Mt Shasta Summit Attempt: Dr. Ben Mt Shasta Climb

Mt Shasta Summit Attempt

Dr. Ben Mt Shasta Summit Attempt

This video is about Mt Shasta Summit Attempt: Dr. Ben Mt Shasta Climb. The state of California has several volcanoes which are classified as active. Of these, the most recent volcanic eruption occurred from Lassen Peak in 1917. However, Lassen Peak is not the only volcano within california which could erupt in the near future.

In northern california, there is a much more active volcano which is rated as the most dangerous volcano within the state. The volcano I am referring to is Mount Shasta, which has erupted more than 20 times in the last 10,000 years.

For this video, we are defining an active volcano as any volcano or volcanic field which has erupted in the last 10,000 years. Within California, the vast majority of active volcanoes within the state are lava domes, such as Lassen Peak or Mammoth Mountain.

These volcanoes tend to have steep slopes and look roughly like the upper half of a sphere. Mount Shasta is unique among the active volcanoes within California, as it is not a lava dome. Rather, it is a stratovolcano, as indicated by its steep slopes and massive size.

Stratovolcanoes contain alternating layers of both cooled lava, and ash. Mount Shasta has a very long geologic and eruptive history. About 360,000 years ago, a different stratovolcano stood where Mount Shasta is today.

Volcano Experience

In an instant, a the volcano experienced a catastrophic collapse which destroyed this mountain. The exact mechanism is unclear but odds are that an eruption far greater than the explosive eruption of mount saint helens took place.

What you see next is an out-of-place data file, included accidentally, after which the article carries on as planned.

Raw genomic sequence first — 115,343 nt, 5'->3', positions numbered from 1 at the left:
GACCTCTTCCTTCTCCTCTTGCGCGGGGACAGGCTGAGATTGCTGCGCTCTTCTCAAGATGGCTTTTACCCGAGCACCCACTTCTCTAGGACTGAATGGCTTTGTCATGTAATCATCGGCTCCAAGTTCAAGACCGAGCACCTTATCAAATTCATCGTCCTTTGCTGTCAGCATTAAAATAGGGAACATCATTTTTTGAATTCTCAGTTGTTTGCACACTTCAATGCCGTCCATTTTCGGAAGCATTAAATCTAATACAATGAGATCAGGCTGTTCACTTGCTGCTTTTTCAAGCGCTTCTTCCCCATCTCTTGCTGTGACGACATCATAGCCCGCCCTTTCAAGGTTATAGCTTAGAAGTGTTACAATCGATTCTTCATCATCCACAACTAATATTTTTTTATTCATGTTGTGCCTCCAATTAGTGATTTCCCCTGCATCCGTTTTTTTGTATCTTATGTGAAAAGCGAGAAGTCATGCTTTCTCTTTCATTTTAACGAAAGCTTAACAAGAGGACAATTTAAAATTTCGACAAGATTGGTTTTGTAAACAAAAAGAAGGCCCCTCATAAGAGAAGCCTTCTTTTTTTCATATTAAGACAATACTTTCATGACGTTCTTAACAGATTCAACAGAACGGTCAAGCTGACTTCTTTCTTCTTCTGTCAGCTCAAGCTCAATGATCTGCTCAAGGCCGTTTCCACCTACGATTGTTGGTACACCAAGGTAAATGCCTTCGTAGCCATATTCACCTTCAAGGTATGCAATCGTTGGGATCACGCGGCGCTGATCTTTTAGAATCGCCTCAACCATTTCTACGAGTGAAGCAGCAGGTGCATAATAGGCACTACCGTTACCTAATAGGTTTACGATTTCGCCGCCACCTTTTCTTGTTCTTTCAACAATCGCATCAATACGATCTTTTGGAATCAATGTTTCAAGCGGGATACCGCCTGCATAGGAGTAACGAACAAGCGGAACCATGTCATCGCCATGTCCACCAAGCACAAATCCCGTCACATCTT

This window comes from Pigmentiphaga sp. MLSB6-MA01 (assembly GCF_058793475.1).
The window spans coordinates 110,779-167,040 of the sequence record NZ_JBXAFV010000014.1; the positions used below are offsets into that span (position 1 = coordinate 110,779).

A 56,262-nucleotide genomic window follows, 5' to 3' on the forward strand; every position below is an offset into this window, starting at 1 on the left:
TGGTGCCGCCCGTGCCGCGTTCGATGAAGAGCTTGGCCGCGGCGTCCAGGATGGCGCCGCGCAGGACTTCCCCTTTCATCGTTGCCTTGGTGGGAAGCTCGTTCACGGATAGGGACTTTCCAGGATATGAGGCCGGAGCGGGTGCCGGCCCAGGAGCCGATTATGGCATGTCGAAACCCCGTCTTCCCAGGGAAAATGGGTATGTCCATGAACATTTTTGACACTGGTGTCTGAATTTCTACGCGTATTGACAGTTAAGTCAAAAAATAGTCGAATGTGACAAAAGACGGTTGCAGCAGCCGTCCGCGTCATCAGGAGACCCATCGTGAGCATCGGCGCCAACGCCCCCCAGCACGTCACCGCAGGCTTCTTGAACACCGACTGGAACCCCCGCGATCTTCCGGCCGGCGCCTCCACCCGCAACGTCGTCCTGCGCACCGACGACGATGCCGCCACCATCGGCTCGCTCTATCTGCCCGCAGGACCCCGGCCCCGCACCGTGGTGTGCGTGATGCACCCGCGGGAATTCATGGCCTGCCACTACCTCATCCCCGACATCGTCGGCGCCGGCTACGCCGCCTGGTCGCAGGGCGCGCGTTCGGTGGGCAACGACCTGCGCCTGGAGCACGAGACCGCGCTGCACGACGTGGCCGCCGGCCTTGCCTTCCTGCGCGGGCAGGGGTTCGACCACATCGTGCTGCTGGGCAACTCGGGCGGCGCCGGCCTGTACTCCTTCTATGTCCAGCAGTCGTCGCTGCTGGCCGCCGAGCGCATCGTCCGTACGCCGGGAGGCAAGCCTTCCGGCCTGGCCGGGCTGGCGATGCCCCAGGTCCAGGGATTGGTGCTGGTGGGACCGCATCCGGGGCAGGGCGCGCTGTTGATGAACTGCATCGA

This collapsed mountain formed the base from which the future mount shasta grew. The modern Mount Shasta did start growing until 250,000 years ago. Since then, the volcano has grown to be the tallest active volcano within California.

Today, it measures is 14,180 ft or 4,322 meters tall. To understand why the volcano is so tall, it is easiest to think of the geology of the mountain as not one volcano, but rather 4 overlapping cone shaped volcanoes.

At various points in the geologic history of the mountain, lava erupted from a different dominant cone in the mountain. On screen is a graphic which shows which portion of Mount Shasta was formed by one of the 4 lava cones.

Of these cones, two of them are rather notable. The most explosive of the 21 eruptions in the last 10,000 years occured at the cone known as Shastina. The Shastina cone is quite distinguishable in photos of the mountain, as it forms quite a distinctive peak on the western side of the mountain.

This area last erupted about 9500 years ago. The second notable cone is not on the volcano’s summit. About 9400 years ago, an eruption series created an entirely different lava dome 8.5 miles west of Mount Shasta’s center.

This lava dome complex is known as Black Butte, and can be found between the towns of Mount Shasta and Weed. The presence of this lava dome indicates that not all eruptions occur at its summit, and can present a much wider regional hazard.

Hazard paused

So, what is the hazard posed by Mount Shasta? To answer this question, we must first look at how often this volcano erupts. During the last 10,000 years, Mount Shasta has erupted an average of every 800 years.

The last eruption from this volcano was in 1250 AD, but this doesn’t neccessarily mean we are overdue. Research indicates that the volcano erupts episodically with ten or more eruptions occurring in short (500-2,000 year) time periods separated by long intervals (3,000-5,000 years) with few or no eruptions.

As of 2020, the volcano is rather quiet. The only obvious sign of this volcano’s active status is the fumaroles which can be found around its summit. If Mount Shasta was to erupt again, it would most likely produce an explosive eruption.

Such an eruption would produce pyroclastic flows, lava bombs, and deadly lahars. A lahar is almost certain due to the frequent presence of snow on its summit. A future eruption would melt of this snow and the sheer mass of melting water would carry anything in its path with it.

Evidence of previous lahar flows have been found up to 30 miles away from the center of the volcano. Any future eruption would put thousands of people at risk. As a result of this hazard, the US geological survey designated Mount Shasta as a very high threat volcano.

This is the highest risk category. Within california, Mount Shasta is rated at the highest risk volcano within the state. I hope that you enjoyed this video. If you would like to request a specific topic, please leave a comment below.